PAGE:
OPINION20 May 2015

Pro Machina?

AI Opinion

How will the rise of artificial intelligence affect the market research industry asks Dr Bob Cook.

There seems to be a lot about intelligent robots and artificial intelligence out there at the moment – though it may just be the circles that I frequent and the company that I keep.  The excellent film Ex Machina certainly painted a dark picture of the consequences of developing intelligent and sentient machines – as well as making people wonder whether it was normal to fancy a robot. 

Apart from the entertainment side of the conversation about artificial intelligence (AI), the subject and its impact are explored in a fascinating new book by the Scottish writer John Gray called The Soul of the Marionette.  In the book he explores the impact that AI will have on mankind and its role in the world. Ultimately, he argues whole professions will disappear as intelligent computer systems will soon do a better job than humans, and cheaper. 

And it’s not just the softer targets like call centre workers and train drivers; indeed, the future would appear to be bleak for jobs considered to require a higher level of intellectual functioning like medical practitioners and lawyers.

So what does the future look like for research and insight professionals in the context of AI? Well, pretty good from where I am sitting. As an industry, we can have a somewhat confused relationship with technology.  As technology becomes ever better at recording and storing useful information, there is an interesting debate about whether this ‘big data’ is a good or bad thing.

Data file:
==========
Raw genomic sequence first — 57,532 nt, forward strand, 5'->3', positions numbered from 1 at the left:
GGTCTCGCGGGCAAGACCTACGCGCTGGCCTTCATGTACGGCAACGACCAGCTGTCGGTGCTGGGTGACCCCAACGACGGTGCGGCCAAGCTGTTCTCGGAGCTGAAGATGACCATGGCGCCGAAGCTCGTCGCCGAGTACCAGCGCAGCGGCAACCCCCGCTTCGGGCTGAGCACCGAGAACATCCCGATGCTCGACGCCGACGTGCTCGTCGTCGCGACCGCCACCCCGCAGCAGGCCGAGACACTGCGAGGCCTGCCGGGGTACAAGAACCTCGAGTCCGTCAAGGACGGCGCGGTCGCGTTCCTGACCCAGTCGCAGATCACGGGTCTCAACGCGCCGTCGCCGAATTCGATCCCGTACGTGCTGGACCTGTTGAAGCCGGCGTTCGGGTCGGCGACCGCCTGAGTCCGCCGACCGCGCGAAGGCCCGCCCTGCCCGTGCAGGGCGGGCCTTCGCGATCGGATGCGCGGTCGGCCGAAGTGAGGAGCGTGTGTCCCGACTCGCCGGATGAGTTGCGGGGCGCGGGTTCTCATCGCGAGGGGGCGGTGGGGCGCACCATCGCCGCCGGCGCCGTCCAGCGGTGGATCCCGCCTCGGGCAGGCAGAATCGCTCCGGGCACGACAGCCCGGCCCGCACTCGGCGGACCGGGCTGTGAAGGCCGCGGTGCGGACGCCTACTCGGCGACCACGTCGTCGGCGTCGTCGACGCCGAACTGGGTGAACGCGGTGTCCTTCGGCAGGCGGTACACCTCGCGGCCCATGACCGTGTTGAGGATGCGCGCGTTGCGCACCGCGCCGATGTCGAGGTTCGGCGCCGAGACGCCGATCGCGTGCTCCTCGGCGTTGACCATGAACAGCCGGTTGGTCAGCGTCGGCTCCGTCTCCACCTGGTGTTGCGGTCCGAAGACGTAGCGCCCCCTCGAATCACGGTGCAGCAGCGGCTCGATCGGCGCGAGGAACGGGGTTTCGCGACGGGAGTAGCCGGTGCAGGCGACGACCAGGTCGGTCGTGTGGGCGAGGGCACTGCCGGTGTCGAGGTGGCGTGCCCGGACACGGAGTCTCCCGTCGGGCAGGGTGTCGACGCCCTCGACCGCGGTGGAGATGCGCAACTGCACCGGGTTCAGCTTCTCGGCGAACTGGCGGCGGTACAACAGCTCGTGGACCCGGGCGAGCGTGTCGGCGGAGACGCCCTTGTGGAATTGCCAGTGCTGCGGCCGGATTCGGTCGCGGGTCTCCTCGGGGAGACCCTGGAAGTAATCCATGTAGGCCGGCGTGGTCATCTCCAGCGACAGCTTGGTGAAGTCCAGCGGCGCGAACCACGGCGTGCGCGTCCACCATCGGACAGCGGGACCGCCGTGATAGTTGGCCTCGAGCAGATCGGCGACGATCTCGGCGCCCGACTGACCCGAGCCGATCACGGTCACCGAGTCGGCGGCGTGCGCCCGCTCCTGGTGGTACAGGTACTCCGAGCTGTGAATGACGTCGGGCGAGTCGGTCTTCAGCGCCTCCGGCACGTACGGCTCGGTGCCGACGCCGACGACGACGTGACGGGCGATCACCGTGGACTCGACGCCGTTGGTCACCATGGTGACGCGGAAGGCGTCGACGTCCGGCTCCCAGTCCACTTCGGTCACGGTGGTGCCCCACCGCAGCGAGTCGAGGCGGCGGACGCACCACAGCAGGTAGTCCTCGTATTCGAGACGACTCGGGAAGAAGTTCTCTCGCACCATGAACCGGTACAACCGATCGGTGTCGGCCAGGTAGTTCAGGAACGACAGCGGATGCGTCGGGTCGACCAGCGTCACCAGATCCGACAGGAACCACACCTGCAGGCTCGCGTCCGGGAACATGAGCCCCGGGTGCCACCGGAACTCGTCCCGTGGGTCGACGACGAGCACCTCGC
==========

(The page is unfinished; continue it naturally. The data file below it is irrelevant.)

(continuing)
As a keen fan of logic, I fail to see how the information can be anything other than an opportunity to learn more about the world than we previously knew – perhaps even gain new insight. 

Currently we have a problem in that existing methods of data management and search don’t allow us to actually use all this new information. This is where AI will come to the rescue to identify useful content and associations.  We have recently been using image recognition algorithms to identify the useful images among tens of thousands that were captured as part of a life-logging project. 

The machine was trained to recognise technological devices and bring these to the attention of the researcher – like a good robot.  The time saved by doing this was astounding – leaving me free to do something more rewarding with my time than flicking through thousands of photographs. 

The down side at the moment is the accuracy of the system we were using – but, when you consider that Facebook’s face recognition algorithm (DeepFace) already claims to be 97.3 % accurate, you can see how useful this kind of technology will be to sort through all of the images that are generated in people’s lives for pleasure, social media or even market research use.

Moving on from there are new systems that can recognise combinations of objects and people as well as gauge the behaviours and emotions involved in a situation.  It sounds like that might help to recognise the things that will assist me in answering an ethnographic client brief – or is that the sound of a P45 appearing in my in-box?  

Dr Bob Cook is director of innovation and inspiration at Firefish